Approximately 40% of the total test takers for CAT are from a non-engineering background. IIMs and other prestigious management and business schools in India are in no way biased toward any particular branch, which can be easily understood through disclosures and batch profiles of these schools.
This misconception that CAT engineers are more likely to crack CAT seems to be rooted in the generally high number of engineers applying to the exam as well as their perceived mathematical background; that is, having a mathematics background may make some parts of the preparation tad easier.
Although this assumption cannot be backed by evidence, we do understand the apprehension of non-engineer aspirants, and so do the test makers, who have been working to enhance the test so that it primarily evaluates the conceptual clarity of candidates.
As you might have guessed, the preparation strategies and areas of focus for engineers and non-engineers are not particularly different in any sense.
An increasing number of non-engineers, even those not having a statistics, mathematics, or mathematical science background, are applying and excelling in CAT. In this article, we discuss how a non-engineer can schedule and plan their CAT preparation to ensure optimal performance.
Now, evidently, the first step to preparing for a non-engineer would be to eliminate this misconception that CAT is difficult for you because of your lack of engineering background. With proper strategies and dedication, anyone can excel and get admitted to the business school of their dreams. Below we break down the preparation for different sections of CAT:
This section of CAT evaluates the skills of candidates related to mathematical concepts learned till class 10, with a particular focus on the application of these concepts, which include Basic Arithmetic and Proportionality Tools, Elementary Combinatorics, Time Speed Distance, Numbers, and Algebra and Geometry.
This is one of the first indicators that you do not have to be an engineer to crack this section. One must focus on and enhance their basic mathematical skills, observation skills, decision-making skills, adaptability/flexibility, comprehension skills, and the ability to perform in a high-pressure situation.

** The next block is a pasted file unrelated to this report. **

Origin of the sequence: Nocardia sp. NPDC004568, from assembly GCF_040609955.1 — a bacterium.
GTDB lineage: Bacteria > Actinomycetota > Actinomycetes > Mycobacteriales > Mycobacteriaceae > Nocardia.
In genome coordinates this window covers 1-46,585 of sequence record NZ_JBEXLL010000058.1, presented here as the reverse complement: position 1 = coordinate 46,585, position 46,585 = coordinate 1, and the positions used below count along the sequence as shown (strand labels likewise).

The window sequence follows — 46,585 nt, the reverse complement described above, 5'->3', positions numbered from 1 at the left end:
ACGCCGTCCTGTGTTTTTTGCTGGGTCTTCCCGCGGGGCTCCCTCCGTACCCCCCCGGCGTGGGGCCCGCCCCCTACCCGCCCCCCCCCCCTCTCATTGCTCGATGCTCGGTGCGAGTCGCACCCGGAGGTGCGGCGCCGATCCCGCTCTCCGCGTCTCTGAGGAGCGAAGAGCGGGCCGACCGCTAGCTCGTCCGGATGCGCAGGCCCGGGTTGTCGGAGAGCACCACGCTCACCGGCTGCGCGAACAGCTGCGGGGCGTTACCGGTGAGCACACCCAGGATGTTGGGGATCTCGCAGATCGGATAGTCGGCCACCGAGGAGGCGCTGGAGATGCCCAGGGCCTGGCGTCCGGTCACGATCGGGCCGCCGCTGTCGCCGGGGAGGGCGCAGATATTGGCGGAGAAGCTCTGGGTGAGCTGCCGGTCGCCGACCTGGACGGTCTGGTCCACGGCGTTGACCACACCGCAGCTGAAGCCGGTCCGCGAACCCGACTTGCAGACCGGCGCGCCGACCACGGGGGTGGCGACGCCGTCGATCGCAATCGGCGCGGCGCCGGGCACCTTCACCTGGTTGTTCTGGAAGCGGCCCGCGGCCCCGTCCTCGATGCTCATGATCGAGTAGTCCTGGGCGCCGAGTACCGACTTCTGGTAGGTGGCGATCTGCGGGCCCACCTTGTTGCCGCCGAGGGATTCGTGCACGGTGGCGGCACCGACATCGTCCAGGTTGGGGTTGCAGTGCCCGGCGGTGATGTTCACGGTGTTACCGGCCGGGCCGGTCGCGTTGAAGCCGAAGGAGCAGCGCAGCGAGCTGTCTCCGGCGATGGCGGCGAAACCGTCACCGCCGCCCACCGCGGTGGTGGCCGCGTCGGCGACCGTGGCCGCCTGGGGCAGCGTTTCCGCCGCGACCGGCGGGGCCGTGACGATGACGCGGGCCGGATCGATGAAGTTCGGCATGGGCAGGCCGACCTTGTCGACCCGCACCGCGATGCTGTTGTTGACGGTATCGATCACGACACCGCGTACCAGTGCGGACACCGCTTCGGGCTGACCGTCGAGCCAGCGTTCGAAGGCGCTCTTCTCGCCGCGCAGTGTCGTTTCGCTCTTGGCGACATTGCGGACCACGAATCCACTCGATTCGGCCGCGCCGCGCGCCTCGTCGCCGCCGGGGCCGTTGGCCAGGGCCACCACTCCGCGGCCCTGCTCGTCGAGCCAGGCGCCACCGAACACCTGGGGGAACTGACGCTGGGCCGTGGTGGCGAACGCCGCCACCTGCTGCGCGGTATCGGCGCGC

Comprehension of the Question, Appropriate Interpretation, and Effective Problem-Solving must be the basic approach to solving any question. As a general rule, before moving to problem-solving, one can eliminate answers through observation or guesstimates.
Evidently, to acquire this approach, candidates require extensive and strategic practice based on the weightage of the topic, and they must also understand which topics they are comfortable with and which of them require special attention.
Data Interpretation and Logical Reasoning:
DILR section has a special focus on the skills of candidates rather than their knowledge. Although this section does not include extensive concepts, candidates require regular practice to get used to the techniques used for problem-solving in this section.
More importantly, practice will help candidates acquire the speed and clarity that is essential during the exam. With DILR, comprehension of the given information is the most crucial step. The question itself sets a direction for the solution.
In addition, the trial and error method can often be sufficiently useful in this section. Thus, aspirants must practice in order to get familiar with the essential techniques and know-how.
Verbal Ability and Reading Comprehension:
Many candidates, engineers and non-engineers equally, struggle with time management in reading comprehension.
For this, it is imperative that aspirants increase their reading and comprehension speed by making a habit of reading research papers, critical and analytics essays in philosophy, as well as opinion pieces from renowned magazines, such as The Economist. Other references for reading include newsletters by aeon and Open magazine.
- Devise a strategy to attempt particular types of questions for each section.
- Answering the questions that you are sure about first can help with efficient time management.
- Do not spend excessive time on a single question.
- Set a time limit for each set in the DILR section.
- Enhance reading skills by reading up on different subjects for at least 1 hour a day.
- Plenty and good mock series will provide insights into your strengths and weaknesses.
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